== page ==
What Are You Really Going to do About Change Orders?
For most tenants or owners the answer is: surprisingly little. Buy why? The answer lies in an inconspicuous, often overlooked spot in the real property design & construction supply chain: the contract.
The reason is deceptively simple. Once a contract for architectural or general construction services is signed, the scope and body of the agreement either avoids change orders, controls them, or ignores them and optimistically assumes the best. The latter position relinquishes control and creates the environment that puts change orders in motion. And this puts the tenant at a disadvantage.
Too little attention is paid to the power of the procurement process. Consider what Barry Lapatner, in Broken Buildings, Busted Budgets, says:
“[B]uilding contractors [and architects] have at their fingertips all the critical information to establish the business terms with their buyers [owners], but the buyers do not [emphasis added]. That is, the contractor possesses far superior technical and operational knowledge of the industry then all owners,…”
So what does this mean? Specifically, what can you really do to prevent change orders? Consider these five tactics.
Change your mindset. Start by considering what hasn’t worked in the past; or has at least been ineffective. This means to de-emphasize project backend beat downs intended to curtail change orders by brute force. Hammering the general contractor for the costs, or even the existence, of change orders is unfair. A general contractor, however clever, doesn’t have the exclusive ability to create change orders.
Let go of liquidated damages. This seems to be the old school, go-to solution for many tenants and owners. My view? It’s just mutually assured litigation and unnecessary, ineffective mountains of paperwork. LDs suggest a damaged relationship with key professionals right from the start. It’s the design and construction equivalent of a prenuptial agreement. If you need one, maybe it’s not such a great match. Instead, the root cause is further up the real property improvement supply chain. And that’s where we need to set our sights.
Prevention versus prediction. I remember a colleague of mine commenting this way about the attitude he was seeking in his team members, “I want news makers, not news reporters.” Similarly, reports like risk registers that indicate the likelihood of change orders or the potential impact only deliver the news. The iceberg is already dead ahead. Instead, the solution is to navigate further back in the project improvement supply chain timeline.
Procurement process and not project delivery. Design-bid-build, construction management at risk, and integrated project delivery are all often referred to as a project delivery methodologies. This isn’t an entirely accurate description. They are procurement approaches. They are contractual purchasing mechanisms. Because they are procurement processes at the core, they necessarily happen at the very earliest spot in the real property improvement supply chain. This is the origins and the opportunity for improvement for most change orders.
The power of the procurement process. Change orders are ensured or avoided the minute the ink dries on the architectural/engineering or construction contract. Or put another way, if the contract, specifications and scope of the contract with your professionals doesn’t exclude and or control change orders, what will?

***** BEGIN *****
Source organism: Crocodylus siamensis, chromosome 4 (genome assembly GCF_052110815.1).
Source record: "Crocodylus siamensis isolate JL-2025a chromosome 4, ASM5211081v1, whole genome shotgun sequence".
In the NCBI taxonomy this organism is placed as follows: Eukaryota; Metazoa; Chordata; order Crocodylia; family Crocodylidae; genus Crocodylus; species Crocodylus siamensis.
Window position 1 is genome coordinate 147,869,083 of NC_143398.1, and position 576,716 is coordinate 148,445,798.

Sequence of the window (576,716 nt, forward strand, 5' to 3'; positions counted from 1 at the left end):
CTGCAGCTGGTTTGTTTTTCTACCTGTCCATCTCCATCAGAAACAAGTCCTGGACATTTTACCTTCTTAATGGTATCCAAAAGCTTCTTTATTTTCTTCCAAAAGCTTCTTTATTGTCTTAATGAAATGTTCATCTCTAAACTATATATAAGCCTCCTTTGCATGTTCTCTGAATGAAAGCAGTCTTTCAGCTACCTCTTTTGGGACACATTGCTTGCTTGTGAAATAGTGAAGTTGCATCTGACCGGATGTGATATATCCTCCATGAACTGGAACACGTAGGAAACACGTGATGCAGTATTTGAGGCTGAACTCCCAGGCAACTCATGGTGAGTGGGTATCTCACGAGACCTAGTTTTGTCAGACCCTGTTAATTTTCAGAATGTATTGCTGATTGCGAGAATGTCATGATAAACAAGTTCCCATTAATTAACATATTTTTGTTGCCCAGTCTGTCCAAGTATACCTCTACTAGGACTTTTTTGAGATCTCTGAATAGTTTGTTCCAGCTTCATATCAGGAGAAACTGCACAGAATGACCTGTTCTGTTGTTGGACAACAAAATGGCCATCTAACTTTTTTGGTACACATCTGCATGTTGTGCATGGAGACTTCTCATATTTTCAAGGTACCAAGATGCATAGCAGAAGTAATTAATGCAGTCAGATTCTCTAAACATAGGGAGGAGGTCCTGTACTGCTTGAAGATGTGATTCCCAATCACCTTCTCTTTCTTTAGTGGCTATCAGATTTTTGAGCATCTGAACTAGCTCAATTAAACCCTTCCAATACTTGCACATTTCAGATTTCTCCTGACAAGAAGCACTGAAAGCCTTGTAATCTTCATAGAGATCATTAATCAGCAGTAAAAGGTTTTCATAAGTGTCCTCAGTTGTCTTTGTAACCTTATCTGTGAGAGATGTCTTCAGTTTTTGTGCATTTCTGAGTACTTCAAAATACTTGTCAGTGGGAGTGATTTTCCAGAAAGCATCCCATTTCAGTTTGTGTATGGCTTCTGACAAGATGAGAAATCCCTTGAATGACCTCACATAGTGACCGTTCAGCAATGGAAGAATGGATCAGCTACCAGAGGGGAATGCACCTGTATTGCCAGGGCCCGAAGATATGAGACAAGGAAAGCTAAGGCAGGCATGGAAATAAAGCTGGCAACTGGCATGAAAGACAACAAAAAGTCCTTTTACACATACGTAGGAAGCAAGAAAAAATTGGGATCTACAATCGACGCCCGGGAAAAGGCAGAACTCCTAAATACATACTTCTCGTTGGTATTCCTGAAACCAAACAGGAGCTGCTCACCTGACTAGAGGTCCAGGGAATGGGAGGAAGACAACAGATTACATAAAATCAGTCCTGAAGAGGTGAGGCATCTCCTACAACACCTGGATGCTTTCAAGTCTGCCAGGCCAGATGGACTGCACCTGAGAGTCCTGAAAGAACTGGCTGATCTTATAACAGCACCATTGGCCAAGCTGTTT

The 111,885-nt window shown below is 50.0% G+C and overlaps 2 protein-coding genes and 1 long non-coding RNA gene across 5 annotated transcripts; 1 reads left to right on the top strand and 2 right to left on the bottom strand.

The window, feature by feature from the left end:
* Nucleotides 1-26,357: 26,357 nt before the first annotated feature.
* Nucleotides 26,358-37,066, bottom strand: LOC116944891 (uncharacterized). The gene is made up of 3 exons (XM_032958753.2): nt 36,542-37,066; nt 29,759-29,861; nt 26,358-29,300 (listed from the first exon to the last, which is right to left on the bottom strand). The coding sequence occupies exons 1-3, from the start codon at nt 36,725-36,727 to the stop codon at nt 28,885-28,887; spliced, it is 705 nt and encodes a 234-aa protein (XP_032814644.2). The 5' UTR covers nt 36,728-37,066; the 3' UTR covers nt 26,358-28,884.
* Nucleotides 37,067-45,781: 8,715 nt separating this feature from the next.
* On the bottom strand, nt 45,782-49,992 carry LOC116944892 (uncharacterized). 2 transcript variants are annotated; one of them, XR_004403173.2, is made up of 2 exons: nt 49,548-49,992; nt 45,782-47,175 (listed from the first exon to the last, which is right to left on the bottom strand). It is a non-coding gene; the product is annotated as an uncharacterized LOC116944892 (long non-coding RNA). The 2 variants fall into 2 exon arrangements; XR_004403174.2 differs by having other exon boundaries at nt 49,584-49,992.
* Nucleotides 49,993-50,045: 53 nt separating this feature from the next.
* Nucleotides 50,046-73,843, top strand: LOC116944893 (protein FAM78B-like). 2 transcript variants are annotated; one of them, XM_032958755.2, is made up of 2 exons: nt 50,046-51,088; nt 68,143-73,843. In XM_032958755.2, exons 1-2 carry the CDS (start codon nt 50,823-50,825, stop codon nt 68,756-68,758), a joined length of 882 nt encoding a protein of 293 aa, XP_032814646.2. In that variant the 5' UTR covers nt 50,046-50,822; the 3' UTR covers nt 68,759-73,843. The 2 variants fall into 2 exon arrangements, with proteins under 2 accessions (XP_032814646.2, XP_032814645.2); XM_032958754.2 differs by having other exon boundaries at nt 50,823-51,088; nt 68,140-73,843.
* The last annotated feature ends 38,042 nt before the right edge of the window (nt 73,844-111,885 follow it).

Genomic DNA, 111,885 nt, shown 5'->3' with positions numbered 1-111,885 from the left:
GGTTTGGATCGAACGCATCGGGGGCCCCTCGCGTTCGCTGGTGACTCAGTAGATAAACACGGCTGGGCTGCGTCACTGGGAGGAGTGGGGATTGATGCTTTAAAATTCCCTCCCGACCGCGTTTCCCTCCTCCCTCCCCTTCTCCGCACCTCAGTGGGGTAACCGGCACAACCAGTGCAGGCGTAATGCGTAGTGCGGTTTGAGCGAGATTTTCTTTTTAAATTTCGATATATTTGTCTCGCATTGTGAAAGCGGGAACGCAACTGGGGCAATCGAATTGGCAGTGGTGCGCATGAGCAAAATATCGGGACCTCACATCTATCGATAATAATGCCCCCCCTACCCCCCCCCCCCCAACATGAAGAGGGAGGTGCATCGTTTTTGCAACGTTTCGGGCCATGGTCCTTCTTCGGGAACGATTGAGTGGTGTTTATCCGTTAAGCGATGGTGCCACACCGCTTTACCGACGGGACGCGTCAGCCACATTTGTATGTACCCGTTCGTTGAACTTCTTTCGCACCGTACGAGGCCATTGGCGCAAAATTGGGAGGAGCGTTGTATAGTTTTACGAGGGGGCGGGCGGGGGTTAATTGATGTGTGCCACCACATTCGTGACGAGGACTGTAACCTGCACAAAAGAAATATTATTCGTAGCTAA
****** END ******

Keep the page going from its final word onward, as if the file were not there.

The solution isn’t your garden-variety legal terms and conditions. I’m not talking about fill-in-the-blank template. And I’m certainly not referring to the vendor’s form of contract. If you’re not emphasizing the power of the procurement process and utilizing a refined services agreement, brace yourself or bolster your budget.
Remember the words of Barry LaPatner.
“The contractors’ [and architects’] superior knowledge and informational advantage coupled with the knowledge that [design] errors equal change orders.”
A sophisticated agreement is the most powerful and overlooked advantage in the toolkit of the right project manager – to head off change orders, reduce risks, and control the effects of substandard design and construction.
So before wading into this complex arena, give yourself an advantage and a project management ally up front. Do this simple step and you’ll be able to maximize the value of the vendors you hire, minimize change orders, and enjoy peace of mind along with substantial cost savings.
Apex Project Consulting, Inc., (www.apexpjm.com) based in Southern California, provides one-of-a-kind, full-spectrum project management leadership across a wide variety of project types, including both ground-up and tenant improvements, throughout the U.S. as well as internationally. Apex has managed over eleven hundred projects, from due diligence and design through construction, including commercial, industrial, office, clean rooms, life science, labs, manufacturing, and specialized environments.
Mr. Conzelman is a licensed electrical contractor and general contractor, LEED® AP, CCM, and a California RE Broker License 01128636. Mr. Conzelman graduated from Western State University, College of Law and has taught Contracts-for-Contractors. Tom Conzelman is the author of “Protect Your Project”, the innovator behind the No Change Order Guarantee™ and the creator of the revolutionary Negatively Inferred Scope™ procurement process; Stopping Specification-Driven Change Orders and Rework.